DEBATE on President Robert Mugabe’s recent trip to China generated commotion in the National Assembly when opposition MPs questioned Finance minister Patrick Chinamasa if the government managed to salvage positive financial gains from the Asian country.
SENIOR PARLIAMENTARY REPORTER
While opposition MPs suggested Mugabe came back empty-handed, Zanu PF MPs vociferously defended the trip.
MP for Musikavanhu Prosper Mutseyami (MDC-T) was the first to ask Chinamasa to explain if he came back with financial support from the Chinese trip.
Chinamasa said what they managed to achieve was serious engagement where the Chinese were going to fund bankable projects in Zimbabwe.
“Let me say that what we have been able to achieve was serious engagement with the Chinese authorities and serious commitment at the highest levels to fund bankable, viable projects that we submitted to them,” Chinamasa responded.
Binga North MP Prince Dubeko Sibanda said the House was specifically asking about cash commitments and not projects, saying Chinamasa’s answer implied that he came back empty-handed.
“The education that I want to give to this MP is that no person gives you cash,” Chinamasa replied.
But Sibanda said he did not need further education from the minister as he was already sufficiently educated, causing Zanu PF legislators to interject, resulting in an uproar in the House.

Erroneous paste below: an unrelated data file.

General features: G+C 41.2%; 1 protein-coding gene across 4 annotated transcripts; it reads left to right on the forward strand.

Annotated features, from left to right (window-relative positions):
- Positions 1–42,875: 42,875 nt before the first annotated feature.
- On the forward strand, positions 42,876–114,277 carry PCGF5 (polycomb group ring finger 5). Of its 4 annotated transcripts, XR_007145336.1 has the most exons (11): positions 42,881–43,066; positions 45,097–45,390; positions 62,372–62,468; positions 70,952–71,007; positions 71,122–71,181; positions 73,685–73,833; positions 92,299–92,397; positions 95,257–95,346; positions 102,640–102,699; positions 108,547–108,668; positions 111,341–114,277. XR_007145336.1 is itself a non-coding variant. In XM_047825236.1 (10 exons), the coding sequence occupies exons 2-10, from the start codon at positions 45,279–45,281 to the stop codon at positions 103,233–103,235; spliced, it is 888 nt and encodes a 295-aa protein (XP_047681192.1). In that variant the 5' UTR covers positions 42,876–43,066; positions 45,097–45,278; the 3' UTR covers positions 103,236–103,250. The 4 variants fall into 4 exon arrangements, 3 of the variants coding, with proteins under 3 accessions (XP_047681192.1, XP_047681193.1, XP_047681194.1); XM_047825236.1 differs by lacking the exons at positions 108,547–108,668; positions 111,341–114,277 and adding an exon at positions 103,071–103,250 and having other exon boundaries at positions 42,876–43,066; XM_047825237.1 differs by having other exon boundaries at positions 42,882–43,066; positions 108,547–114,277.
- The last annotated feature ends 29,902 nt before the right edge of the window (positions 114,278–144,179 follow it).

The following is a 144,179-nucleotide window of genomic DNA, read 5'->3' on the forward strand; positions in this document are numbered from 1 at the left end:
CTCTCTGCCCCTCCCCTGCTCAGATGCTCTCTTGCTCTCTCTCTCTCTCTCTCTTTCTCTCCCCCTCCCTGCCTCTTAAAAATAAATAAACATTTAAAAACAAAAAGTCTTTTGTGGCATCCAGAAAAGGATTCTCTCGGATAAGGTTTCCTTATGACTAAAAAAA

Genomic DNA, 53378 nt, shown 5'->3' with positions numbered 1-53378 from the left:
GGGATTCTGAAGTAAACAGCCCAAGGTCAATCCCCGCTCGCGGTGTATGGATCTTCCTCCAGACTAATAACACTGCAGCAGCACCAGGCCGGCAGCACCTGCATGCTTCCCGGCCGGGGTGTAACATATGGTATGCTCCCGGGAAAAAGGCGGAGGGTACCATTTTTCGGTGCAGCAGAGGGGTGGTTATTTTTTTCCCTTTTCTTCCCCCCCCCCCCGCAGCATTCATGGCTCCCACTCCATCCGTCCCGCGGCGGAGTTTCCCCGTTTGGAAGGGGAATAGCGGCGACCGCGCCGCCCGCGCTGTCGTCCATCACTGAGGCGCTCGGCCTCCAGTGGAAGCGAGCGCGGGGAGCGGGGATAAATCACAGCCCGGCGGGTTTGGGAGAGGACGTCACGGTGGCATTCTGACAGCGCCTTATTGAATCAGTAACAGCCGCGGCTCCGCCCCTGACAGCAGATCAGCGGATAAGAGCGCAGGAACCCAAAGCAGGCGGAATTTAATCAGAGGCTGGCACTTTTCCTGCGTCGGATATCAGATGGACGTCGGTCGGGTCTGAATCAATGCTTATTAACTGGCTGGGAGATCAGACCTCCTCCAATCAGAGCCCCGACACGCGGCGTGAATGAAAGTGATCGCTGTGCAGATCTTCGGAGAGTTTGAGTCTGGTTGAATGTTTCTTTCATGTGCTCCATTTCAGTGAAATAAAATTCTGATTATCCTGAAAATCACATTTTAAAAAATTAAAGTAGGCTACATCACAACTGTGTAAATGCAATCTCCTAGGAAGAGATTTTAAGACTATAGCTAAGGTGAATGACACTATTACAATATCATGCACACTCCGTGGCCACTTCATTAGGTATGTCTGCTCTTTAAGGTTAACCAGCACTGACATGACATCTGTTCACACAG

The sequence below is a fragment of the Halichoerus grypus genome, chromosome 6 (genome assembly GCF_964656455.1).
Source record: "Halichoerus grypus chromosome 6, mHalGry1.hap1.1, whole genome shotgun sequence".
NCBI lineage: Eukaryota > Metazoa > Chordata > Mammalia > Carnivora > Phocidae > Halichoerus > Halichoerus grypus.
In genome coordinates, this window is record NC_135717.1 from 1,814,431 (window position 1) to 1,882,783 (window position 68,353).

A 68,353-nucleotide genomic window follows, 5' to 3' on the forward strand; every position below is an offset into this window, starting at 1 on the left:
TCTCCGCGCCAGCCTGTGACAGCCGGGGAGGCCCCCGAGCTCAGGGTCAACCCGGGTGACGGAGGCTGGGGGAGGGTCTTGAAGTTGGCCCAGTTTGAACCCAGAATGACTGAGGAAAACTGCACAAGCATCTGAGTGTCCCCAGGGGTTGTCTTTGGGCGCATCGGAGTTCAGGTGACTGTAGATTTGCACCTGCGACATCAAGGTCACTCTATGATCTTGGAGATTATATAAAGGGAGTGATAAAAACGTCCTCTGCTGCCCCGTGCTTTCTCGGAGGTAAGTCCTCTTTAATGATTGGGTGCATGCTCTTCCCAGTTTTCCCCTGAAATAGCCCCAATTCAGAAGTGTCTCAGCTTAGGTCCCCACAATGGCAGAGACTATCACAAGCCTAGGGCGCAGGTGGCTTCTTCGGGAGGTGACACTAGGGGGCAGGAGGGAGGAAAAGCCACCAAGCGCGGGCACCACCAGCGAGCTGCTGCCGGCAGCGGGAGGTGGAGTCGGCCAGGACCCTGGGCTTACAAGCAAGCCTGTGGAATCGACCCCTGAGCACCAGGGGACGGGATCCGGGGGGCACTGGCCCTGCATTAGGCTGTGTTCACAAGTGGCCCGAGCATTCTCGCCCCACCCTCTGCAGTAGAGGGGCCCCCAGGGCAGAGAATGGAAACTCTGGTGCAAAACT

Proportional Representation MP Monica Chigudu (Zanu PF) ended up raising a point of order after the exchange between Chinamasa and Sibanda attracted a lot of noise.
Acting Speaker Melody Dziva ordered MPs in the House to behave as the whole of Zimbabwe was watching the question and answer session and they, Zimbabweans, needed answers to the economic problems bedevilling the country.
Chinamasa said it was regrettable that some MPs were not amenable to continuous education.
Meanwhile, Tourism and Hospitality Industry minister Walter Mzembi was yesterday asked to explain the religious tourism policy in the country after the recent Jehovah’s Witnesses conference dislodged MPs from their usual hotel bookings.
Makoni South MP Mandi Chimene (Zanu PF) said the Jehovah’s Witnesses and United Methodist Church conferences which were recently held in the country brought tourism, but robbed legislators of their hotel lodgings due to inadequate hotel facilities.
Mzembi said over 80 000 religious tourists were recorded during the Jehovah’s Witnesses’ conference.
“I will be in Brooklyn, New York, on government business and will go to the Jehovah’s Witnesses to thank them for choosing our country for their meeting. Parliament should know that around
80 000 visitors, 30 000 who came from overseas, had all hotels fully booked,” Mzembi said.